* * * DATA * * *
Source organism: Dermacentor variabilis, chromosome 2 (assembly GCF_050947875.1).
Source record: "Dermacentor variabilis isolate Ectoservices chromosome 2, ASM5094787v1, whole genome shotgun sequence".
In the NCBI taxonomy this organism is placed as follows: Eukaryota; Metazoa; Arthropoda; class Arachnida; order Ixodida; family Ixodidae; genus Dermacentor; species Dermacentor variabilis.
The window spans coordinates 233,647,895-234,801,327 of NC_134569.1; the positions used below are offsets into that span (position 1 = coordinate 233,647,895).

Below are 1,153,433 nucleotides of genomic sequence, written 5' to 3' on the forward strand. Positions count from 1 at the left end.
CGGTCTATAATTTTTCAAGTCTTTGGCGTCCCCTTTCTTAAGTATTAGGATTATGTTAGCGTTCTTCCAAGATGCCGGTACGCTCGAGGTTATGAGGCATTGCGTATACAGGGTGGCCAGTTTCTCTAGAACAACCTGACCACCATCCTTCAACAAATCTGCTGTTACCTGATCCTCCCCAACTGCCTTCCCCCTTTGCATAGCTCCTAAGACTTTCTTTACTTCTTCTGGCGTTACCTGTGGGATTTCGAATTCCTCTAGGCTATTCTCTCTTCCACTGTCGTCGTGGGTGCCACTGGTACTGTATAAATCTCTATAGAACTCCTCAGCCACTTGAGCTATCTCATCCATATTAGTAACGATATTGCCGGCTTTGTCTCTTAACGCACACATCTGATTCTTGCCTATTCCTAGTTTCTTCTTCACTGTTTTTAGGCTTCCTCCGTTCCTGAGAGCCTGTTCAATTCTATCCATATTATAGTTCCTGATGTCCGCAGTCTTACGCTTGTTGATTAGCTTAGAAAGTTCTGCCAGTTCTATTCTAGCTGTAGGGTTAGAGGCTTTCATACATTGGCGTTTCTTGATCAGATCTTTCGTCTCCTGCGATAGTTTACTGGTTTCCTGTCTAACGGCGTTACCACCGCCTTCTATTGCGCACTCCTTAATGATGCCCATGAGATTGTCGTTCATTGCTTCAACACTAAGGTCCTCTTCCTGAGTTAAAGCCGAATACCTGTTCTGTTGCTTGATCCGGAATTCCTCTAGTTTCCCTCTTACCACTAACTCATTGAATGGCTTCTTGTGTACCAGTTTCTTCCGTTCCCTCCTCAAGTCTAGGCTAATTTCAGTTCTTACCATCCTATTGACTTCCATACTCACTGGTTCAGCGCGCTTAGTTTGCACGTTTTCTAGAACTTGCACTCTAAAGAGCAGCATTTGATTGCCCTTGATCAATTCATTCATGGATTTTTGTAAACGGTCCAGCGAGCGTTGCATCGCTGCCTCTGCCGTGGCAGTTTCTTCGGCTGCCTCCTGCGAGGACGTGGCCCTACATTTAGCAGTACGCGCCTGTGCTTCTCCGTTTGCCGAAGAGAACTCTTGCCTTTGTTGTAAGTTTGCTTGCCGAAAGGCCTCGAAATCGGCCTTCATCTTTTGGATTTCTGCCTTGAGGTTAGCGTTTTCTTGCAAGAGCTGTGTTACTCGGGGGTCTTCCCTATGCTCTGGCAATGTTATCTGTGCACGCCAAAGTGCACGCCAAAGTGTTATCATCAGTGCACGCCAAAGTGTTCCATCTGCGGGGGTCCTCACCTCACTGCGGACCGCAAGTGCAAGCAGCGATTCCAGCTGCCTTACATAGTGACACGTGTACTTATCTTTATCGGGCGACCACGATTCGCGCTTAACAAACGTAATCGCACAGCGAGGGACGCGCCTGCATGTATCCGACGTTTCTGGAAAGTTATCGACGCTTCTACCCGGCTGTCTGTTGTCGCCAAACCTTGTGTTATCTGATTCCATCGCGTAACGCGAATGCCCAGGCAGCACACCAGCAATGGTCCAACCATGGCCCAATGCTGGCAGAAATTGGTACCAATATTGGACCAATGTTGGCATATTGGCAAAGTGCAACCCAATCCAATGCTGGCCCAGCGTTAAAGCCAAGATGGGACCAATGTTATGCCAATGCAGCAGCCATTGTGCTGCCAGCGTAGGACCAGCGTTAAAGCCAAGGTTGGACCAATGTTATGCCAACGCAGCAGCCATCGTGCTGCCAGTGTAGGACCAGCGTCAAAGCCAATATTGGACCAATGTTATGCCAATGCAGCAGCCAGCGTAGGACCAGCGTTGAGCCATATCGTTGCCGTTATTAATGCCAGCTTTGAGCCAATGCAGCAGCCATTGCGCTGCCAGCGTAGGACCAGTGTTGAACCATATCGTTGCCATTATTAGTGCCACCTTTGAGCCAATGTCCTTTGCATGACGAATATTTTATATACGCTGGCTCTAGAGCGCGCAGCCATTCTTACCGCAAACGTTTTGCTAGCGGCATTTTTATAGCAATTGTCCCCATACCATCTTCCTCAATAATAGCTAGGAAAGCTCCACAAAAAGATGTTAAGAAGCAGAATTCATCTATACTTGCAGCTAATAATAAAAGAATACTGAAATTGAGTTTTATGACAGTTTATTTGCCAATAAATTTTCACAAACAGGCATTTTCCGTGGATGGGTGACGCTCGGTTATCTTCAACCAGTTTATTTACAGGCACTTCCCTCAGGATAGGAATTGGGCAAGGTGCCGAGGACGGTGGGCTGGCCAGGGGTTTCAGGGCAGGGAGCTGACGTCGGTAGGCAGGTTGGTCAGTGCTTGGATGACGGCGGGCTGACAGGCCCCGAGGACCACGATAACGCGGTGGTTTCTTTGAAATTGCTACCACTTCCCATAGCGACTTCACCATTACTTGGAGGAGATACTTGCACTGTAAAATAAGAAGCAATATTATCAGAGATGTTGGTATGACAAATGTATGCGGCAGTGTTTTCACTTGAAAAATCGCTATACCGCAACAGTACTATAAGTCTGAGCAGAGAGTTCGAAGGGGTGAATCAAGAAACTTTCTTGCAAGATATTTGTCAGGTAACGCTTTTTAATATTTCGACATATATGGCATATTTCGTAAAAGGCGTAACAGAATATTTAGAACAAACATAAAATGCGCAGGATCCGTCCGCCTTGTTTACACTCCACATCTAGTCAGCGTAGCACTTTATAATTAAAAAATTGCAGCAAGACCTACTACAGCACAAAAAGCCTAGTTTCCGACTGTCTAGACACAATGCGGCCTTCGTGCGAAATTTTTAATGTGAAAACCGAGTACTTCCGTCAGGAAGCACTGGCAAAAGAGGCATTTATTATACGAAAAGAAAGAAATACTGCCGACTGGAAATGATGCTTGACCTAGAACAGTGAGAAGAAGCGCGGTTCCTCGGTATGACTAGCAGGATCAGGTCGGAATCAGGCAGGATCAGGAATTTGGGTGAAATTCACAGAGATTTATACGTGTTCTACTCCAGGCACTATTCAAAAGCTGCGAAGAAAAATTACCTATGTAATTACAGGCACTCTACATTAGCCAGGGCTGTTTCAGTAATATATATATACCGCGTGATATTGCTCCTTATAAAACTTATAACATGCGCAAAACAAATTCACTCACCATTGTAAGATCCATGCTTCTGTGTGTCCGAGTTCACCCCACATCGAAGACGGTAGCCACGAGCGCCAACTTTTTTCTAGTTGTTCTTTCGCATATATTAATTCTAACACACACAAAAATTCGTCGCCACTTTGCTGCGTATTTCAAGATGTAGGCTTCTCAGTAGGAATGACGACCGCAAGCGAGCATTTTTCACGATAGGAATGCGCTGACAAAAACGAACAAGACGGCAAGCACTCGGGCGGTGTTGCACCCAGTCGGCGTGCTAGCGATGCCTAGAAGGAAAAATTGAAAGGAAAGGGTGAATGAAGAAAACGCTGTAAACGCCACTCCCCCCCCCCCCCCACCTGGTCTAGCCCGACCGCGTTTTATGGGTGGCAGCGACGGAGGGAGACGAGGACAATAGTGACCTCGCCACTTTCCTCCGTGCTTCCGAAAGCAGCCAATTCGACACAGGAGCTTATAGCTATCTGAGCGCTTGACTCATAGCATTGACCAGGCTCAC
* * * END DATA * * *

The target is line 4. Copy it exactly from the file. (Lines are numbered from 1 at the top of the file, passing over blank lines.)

The window spans coordinates 233,647,895-234,801,327 of NC_134569.1; the positions used below are offsets into that span (position 1 = coordinate 233,647,895).